News & Events

After 30 years in exile, thalidomide is back

From the Massachusetts Nurse Newsletter
November/December 2006 Edition

By Thomas P. Fuller, ScD, CIH

Almost everyone knows the story of “thalidomide babies”: the drug used widely in the early 1960’s to reduce the affects of morning sickness in pregnant women. Without adequate safety testing, the drug was marketed as a sedative, hypnotic and anti-inflammatory agent in nearly 50 countries between 1957 and 1961. In the end, somewhere between 5,8501 and 10,0002 infants with multiple, severe physical deformities were born worldwide as a result of maternal exposure to thalidomide.

Fortunately, through the obstinacy of a Food and Drug Administration reviewer, Frances Oldham Kelsey, the German company selling the product all over the world never got the product approved in the U.S.3 By the end of 1961, when thalidomide had been identified as the causative agent and was banned worldwide, only 17 American children were born with deformities.

For the next 30 years the thalidomide story had a great impact on the advent of modern regulatory authority over potential developmental toxicants. But it really never stopped being investigated for clinical use. In 1998 thalidomide was approved by the FDA to treat leprosy. It has also recently been approved for use in studies and treating multiple myeloma, AIDS, Behchet disease, lupus, Sjogren syndrome, rheumatoid arthritis, inflammatory bowel disease and macular degeneration.4

At this time, thalidomide may be dispensed only by licensed pharmacists who are registered in the System for Thalidomide Education and Prescribing Safety (STEPS) program. Only physicians who are registered may prescribe thalidomide to patients and those patients, both male and female, must comply with mandatory contraceptive measures, patient registration and surveys.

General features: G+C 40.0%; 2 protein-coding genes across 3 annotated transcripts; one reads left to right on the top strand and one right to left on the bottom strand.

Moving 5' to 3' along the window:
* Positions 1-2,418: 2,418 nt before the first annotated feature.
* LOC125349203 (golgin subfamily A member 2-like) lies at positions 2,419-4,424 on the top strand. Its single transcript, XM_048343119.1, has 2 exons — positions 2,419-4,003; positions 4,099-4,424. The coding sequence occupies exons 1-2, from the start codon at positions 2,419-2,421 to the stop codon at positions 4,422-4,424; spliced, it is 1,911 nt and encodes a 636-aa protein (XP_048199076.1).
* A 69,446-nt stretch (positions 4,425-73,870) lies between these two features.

Thalidomide is rated as a Pregnancy Category X drug, meaning that the risk to the unborn fetus clearly outweigh any possible benefit to the pregnant mother. A single dose of 50 mg may cause birth defects.5 With the Category X pregnancy rating, both male and female nurses should wear gloves and use standard hand-washing techniques when directly handling thalidomide capsules.

The teratogenic potential from inhalation, skin contact or eye exposures to thalidomide dust is well known. Therefore, it is not recommended that Thalidomide capsules or suspensions be crushed or mixed without well thought out protocols, training and protective equipment. As a safety precaution, all health care professionals, care givers and patients should avoid direct contact with the powder contents of thalidomide capsules. Thalidomide should only be used following well thought-out and practiced protocols by knowledgeable and well-trained staff.

The exact target organs and metabolic route of thalidomide is not known in humans, but it seems that much of it tends to undergo non-enzymatic hydrolysis in plasma to multiple products. The mean half-life of elimination ranges from approximately five to seven hours following a single dose. 0.7 percent is released in the urine as unchanged drug.6

Thalidomide has been detected in the semen of some men treated with oral thalidomide.7
No data are currently available regarding the presence of thalidomide in other body fluids of treated patients. As with all patients, all health workers exposed to patient’s body fluids should practice universal precautions.

The need to closely follow precautions and monitor worker exposures when working with thalidomide patients and administering medications cannot be over emphasized. Small accidental or chronic exposures to a pregnant worker could be catastrophic. In lieu of more information about metabolic pathways and processes the most extreme care should be taken at all times. Both male and female workers should be well informed of potential risks, particularly those practicing unprotected sex or attempting to conceive.

1. Klaassen, Curtis, Casarett & Doull’s Toxicology The Basic Science of Poisons, McGraw-Hill, NY, 5th Edition (1996).
5. Celgene, Material Safety Data Sheet, CAS 50-35-1, Sept. 21, 2006.
6. Celgene, Thalomid ® (thalidomide) Capsules, product literature, electronic correspondence to T. Fuller, September 2006.
7. Teo S, Harden JL, Burke AB, Noormohamed FH, Youle M, Johnson MA, Peters BS, Stirling DI, Thomas SD. “Thalidomide is distributed into human semen after oral dosing,” Drug Metabolism and Disposition (2001); 29(10):1355-7.